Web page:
Worldwide Pants (WWP) is talk show host David Letterman's production company. Dave uses his clout to negotiate and create other programs besides his own Late Show with David Letterman. Former Late Show head writer Rob Burnett runs the company for Dave, although the big man himself always has an eye on the company's operations. Worldwide Pants is responsible for some of network television's greatest hits and forgetable losses.

The company came into existance during the Late Night with David Letterman days, and although NBC owned the show and all profits and control of it, WWP existed as the entity that handled business between the show and the network. When Dave left NBC in 1992 for CBS, control of the new Late Show with David Letterman went to WWP, meaning that the company owns the show and controls all profits, airings, and business involved with the show. Dave himself, acting as WWP majority controller (Dave won't reveal who the other partners in the business are), even chooses the reruns of the show that air during weeks when the show is dark (that is, not producing new material).

Another aspect of the CBS deal was that WWP had the right to produce a companion late night talk show to follow the Late Show. This deal led to the creation of The Late Late Show with Tom Snyder, another show that was controlled and owned by WWP. The show remained under WWP's control after Tom Snyder exited and the program became The Late Late Show with Craig Kilborn. CBS also had first-look options for any new show that WWP creates, however this deal expired in 2001.

Speaking of creating other shows, aside from Late Show the other WWP program that viewers are most likely familiar with is Everybody Loves Raymond. After comedian Ray Romano performed on the Late Show in 1994, WWP signed him to a $50,000 holding deal while a show was conceived for him to star in. Eventually HBO became involved in the project, and today all three entities - WWP, CBS, and HBO - hold controlling interests in the show. WWP's profits from syndication of Raymond could easily top $100 million when all is said and done.

Worldwide Pants is also responsible for NBC's now-cancelled Ed. Initially rejected by CBS, the network's entertainment executive Les Moonves handed the rejected show back to WWP who promptly took it over to NBC. This is the first and only time that Moonves has returned control of a rejected show to the production house so that it may seek another interested buyer. Dave had his hands in the initial conception and creative work of the show, but often steps back and returns to controlling Late Show full-time and hands control to Rob Burnett.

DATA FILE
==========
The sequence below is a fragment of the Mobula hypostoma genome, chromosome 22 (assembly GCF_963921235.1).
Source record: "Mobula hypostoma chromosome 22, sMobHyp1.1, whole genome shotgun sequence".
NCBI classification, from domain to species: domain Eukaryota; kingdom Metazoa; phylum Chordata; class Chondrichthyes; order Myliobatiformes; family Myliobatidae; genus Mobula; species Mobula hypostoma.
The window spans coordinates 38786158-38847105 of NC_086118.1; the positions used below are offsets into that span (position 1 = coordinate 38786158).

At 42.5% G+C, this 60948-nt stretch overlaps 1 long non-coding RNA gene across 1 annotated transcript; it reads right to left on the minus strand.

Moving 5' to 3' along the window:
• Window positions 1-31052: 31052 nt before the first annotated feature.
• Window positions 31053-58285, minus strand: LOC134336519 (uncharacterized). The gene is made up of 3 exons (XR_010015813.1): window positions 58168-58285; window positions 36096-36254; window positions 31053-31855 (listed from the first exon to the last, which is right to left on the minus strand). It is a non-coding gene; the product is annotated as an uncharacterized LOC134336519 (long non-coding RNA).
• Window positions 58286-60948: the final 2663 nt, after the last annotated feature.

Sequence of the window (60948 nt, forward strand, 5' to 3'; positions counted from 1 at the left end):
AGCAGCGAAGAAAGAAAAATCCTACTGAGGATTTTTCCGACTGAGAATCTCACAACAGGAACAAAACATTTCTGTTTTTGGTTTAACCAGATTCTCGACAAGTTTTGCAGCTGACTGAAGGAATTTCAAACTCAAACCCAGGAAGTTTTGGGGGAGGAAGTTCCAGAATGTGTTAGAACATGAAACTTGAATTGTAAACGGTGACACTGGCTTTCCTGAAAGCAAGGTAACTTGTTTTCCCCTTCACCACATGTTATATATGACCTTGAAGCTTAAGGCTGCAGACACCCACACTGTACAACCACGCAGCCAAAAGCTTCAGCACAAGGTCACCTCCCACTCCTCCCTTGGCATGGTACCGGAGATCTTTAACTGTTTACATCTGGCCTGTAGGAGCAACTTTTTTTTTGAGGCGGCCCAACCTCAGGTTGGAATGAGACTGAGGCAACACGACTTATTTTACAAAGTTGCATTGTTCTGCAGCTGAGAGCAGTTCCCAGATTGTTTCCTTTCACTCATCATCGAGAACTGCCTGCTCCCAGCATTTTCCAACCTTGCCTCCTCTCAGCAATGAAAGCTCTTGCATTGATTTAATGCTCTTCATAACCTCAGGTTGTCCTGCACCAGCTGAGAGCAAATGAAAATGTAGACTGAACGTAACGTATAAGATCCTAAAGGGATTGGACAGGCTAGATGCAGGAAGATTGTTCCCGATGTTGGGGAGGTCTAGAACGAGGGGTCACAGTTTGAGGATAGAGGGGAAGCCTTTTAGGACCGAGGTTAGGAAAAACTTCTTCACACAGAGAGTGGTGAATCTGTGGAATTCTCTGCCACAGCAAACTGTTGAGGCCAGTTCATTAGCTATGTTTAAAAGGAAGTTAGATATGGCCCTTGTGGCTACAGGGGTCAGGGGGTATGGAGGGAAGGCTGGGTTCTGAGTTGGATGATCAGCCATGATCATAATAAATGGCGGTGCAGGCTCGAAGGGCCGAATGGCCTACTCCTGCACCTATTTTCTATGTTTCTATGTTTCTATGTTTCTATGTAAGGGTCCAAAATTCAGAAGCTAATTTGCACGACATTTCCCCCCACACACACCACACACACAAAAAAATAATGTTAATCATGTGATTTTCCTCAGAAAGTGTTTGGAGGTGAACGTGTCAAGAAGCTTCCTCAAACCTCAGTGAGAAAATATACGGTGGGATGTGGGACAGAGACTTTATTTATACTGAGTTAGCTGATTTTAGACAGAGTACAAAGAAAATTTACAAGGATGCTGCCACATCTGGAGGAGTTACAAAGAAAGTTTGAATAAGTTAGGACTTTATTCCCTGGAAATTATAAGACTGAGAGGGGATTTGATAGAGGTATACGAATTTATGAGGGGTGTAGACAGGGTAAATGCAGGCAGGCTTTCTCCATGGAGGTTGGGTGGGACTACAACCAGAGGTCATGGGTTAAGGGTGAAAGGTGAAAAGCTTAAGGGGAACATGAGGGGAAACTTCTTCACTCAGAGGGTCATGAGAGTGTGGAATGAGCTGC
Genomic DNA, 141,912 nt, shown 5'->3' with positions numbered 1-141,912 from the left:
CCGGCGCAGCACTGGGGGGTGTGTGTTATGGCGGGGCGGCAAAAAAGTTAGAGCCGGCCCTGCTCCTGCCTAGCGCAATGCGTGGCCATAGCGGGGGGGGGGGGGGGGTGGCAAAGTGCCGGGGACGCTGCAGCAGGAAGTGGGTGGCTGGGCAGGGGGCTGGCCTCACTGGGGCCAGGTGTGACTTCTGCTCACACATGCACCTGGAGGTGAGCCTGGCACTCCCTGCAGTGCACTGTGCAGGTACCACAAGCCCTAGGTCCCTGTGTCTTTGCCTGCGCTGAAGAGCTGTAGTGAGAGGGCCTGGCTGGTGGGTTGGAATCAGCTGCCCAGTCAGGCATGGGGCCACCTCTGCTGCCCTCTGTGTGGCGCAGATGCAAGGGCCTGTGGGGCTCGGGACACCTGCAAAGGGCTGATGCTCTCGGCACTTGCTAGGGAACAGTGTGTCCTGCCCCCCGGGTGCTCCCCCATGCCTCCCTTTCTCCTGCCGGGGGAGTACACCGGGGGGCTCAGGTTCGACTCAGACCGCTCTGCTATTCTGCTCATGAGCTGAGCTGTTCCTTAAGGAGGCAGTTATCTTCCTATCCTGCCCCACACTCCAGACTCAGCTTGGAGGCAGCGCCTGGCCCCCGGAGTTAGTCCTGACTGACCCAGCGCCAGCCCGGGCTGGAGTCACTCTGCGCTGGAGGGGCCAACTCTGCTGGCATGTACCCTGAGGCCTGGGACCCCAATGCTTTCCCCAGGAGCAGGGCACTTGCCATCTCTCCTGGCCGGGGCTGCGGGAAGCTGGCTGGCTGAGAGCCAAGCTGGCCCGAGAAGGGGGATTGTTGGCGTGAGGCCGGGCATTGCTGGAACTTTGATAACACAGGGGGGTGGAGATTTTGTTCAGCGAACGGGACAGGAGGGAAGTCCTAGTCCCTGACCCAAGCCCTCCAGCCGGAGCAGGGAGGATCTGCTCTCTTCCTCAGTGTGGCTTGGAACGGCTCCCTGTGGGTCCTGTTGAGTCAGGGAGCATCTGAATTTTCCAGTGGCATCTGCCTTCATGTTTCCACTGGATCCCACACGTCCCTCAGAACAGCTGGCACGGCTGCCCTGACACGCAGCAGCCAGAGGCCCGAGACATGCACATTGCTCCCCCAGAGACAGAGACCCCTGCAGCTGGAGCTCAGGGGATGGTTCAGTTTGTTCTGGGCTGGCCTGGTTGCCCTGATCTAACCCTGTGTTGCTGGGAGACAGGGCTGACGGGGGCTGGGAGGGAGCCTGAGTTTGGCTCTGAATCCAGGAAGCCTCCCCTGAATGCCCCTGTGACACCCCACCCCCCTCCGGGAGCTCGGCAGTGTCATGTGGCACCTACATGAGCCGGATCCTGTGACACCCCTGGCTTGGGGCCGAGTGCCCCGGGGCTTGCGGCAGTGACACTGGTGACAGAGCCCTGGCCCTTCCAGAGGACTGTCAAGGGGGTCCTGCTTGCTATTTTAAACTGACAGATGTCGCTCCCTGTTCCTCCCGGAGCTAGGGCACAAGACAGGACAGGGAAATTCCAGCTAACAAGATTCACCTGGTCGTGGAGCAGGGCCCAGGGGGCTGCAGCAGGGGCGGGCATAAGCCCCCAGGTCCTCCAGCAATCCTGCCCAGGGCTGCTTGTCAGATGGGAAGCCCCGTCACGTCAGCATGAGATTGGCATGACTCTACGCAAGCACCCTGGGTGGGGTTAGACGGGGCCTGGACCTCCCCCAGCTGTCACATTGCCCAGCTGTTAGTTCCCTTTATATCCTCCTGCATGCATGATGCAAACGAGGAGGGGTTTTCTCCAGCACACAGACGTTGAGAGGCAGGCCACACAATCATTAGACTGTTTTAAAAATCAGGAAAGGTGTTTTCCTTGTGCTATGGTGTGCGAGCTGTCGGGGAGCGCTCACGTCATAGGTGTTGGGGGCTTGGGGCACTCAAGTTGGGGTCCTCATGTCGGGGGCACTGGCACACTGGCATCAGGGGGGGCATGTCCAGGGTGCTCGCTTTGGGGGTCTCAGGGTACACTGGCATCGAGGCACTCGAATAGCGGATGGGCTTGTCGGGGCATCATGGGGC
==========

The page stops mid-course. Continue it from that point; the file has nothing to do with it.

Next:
Less successful WWP shows include Welcome To New York starring comic Jim Gaffigan as a midwestern weatherman who comes to New York to find fame and fortune, a concept that mirrors aspects of Dave's own rise to success. Similarly, Bonnie Hunt's failed program The Bonnie Hunt Show was also a WWP production. Both programs were, like Raymond, toplined by successful guests from Late Show. Completing the list of failed WWP productions are The High Life from HBO and The Building, also from CBS.

Each WWP production ends with the Worldwide Pants title card. The card shows the words W O R L D W I D E P A N T S with the letter "O" being the planet Earth and the letter A being a pair of pants. Sometimes you'll hear Late Show announcer Alan Kalter say something witty over the title card, such as "Pants!" or a grandiose laugh.

Worldwise Pants t-shirts, coffee mugs, and other such items branded with the WWP logo (the same as from the title card) are availabe from the Worldwide Pants Superstore at the CBS website (http://www.cbs.com) and at the CBS Store in New York. Typically these items are also given away as prizes on the Late Show website.

For the best in entertainment and pants, trust Worldwide Pants.


References:
http://www.cbs.com/lateshow
http://www.forbes.com/forbes/2002/0708/136_print.html

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